A: The 20% figure is calculated based on the total number of sworn staff. For example, if you have 100 sworn staff, you must train 20 sworn staff in CIT (or equivalent). You are welcome to train more than the required 20%. We recommend training any other personnel that would benefit.

  6. How should non-sworn staff be selected for training?

    A: The determination concerning non-sworn staff who are trained is up to the agency. We recommend training any staff that the agency determines would benefit. Some examples include dispatchers or administrative staff.

  7. What if training certifications have expired?

    A: We recommend completing a refresher course to bring certifications up to date.

  8. How does an agency verify it is compliant with the pledge requirements?

    A: Once an agency has completed the pledge, we require a letter from the Chief or another member of the Command Staff on official letterhead detailing how the agency has completed the pledge requirements and including detailed information substantiating completion. At a minimum, the letter should state how the necessary training requirements have been met, the nature of the partnership the agency has developed with a mental health service provider, and the main components of the agency’s policy on law enforcement response to individuals experiencing a crisis or mental health disorder. We recommend including a copy of your agency’s policy on law enforcement response to individuals experiencing a crisis or mental health disorder and a copy of the Memorandum of Understanding (MOU) with your partner agency.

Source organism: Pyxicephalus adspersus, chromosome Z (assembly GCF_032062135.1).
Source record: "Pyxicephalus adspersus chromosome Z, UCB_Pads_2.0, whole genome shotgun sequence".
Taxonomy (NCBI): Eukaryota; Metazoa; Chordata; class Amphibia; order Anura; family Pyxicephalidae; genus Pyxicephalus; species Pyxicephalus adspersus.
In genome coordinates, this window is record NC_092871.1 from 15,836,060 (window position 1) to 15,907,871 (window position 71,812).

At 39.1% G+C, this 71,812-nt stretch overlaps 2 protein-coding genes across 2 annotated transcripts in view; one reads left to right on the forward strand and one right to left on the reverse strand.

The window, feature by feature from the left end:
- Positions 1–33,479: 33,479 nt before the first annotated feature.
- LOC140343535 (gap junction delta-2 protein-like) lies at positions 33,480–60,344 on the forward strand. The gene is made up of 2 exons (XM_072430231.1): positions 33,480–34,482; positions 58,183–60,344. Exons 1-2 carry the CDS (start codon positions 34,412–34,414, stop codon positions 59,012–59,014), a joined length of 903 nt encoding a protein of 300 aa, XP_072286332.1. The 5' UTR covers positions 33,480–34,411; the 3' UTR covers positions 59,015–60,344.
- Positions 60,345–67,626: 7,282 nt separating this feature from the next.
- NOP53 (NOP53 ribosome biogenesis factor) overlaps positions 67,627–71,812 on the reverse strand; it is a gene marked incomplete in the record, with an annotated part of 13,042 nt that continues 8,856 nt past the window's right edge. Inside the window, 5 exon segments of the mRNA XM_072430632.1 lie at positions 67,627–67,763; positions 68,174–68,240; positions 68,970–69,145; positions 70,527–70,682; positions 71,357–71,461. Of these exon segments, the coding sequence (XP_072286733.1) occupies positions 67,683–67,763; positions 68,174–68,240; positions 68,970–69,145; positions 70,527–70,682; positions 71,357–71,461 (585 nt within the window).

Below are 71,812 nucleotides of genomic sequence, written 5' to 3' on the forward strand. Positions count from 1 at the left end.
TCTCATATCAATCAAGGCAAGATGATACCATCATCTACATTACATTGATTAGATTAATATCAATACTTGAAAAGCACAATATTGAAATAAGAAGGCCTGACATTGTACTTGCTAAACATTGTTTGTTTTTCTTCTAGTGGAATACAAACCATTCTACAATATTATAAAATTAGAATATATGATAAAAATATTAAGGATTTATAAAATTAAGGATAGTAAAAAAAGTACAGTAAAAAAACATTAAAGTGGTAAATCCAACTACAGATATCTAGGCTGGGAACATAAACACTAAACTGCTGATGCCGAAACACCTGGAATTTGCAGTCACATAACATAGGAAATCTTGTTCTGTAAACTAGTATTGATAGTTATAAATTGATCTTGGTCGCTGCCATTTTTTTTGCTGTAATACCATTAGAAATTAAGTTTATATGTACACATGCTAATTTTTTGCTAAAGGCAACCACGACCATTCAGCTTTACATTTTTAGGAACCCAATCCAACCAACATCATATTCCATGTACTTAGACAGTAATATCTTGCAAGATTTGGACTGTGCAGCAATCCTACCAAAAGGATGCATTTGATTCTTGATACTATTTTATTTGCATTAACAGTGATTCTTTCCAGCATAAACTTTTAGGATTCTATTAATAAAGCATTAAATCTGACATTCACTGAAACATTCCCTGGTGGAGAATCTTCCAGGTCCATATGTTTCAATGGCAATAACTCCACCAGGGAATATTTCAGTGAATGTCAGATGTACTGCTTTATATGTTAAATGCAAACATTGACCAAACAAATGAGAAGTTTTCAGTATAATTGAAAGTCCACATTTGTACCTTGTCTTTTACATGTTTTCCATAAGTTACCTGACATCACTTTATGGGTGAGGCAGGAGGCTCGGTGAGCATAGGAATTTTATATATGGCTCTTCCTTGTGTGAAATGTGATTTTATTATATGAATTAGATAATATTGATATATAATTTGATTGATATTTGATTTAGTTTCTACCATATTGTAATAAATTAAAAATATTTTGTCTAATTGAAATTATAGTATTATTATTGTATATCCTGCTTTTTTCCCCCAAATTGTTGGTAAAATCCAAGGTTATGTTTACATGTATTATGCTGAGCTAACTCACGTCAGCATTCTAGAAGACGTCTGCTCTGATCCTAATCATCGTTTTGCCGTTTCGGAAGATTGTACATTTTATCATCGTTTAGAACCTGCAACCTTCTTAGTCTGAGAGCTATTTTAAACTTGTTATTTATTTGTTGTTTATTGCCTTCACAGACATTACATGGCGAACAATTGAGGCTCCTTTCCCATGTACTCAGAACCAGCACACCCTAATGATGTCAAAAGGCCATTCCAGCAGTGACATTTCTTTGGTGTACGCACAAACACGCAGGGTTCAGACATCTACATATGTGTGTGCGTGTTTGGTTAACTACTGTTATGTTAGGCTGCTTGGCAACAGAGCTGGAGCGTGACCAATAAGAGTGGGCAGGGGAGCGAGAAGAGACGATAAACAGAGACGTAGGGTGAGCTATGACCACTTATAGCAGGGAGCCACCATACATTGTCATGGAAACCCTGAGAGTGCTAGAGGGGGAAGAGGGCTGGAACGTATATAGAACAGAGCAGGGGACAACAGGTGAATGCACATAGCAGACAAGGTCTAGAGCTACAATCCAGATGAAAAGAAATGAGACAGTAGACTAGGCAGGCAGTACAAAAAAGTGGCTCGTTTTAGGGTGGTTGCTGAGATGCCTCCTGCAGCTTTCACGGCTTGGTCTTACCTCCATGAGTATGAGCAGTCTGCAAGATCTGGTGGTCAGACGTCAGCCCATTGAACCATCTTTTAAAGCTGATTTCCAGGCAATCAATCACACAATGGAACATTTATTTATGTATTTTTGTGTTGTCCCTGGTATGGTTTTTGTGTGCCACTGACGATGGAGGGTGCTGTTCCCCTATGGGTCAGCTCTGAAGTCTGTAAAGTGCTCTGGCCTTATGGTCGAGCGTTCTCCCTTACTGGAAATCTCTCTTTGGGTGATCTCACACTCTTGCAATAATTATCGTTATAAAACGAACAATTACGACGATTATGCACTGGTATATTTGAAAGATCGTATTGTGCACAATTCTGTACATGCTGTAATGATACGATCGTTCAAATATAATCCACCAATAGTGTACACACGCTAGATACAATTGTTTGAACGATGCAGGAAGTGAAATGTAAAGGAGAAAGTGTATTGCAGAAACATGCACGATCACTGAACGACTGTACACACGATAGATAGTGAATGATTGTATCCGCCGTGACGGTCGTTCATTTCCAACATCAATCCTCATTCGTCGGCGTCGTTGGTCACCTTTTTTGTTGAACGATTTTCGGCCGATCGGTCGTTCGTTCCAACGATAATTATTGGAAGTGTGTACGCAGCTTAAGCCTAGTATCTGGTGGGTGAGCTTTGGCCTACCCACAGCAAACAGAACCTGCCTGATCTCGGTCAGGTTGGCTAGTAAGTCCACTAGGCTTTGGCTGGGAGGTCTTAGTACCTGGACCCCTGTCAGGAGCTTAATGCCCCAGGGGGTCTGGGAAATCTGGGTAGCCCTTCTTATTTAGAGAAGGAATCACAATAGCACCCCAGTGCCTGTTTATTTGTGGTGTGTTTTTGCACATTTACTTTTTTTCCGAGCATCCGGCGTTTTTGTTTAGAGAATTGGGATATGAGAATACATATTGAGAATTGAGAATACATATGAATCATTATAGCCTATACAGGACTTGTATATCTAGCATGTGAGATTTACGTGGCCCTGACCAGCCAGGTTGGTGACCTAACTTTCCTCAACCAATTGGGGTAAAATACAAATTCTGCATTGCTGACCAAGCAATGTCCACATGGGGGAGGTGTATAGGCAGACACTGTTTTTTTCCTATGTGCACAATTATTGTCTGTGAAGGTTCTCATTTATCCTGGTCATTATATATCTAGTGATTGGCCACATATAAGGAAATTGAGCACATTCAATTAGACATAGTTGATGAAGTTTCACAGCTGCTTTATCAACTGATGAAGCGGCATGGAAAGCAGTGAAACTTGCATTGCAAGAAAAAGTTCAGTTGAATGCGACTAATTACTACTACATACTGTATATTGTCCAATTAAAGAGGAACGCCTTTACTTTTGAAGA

9. Does an agency need to send in certificates or training records?

    A: We do not require certificates or copies of training records, but agencies should include sufficient detail in the completion letter to verify that they have met the requirements.

One Mind Campaign History

Listen to former IACP President, Chief Don De Lucca, discuss the importance of this issue to the law enforcement community.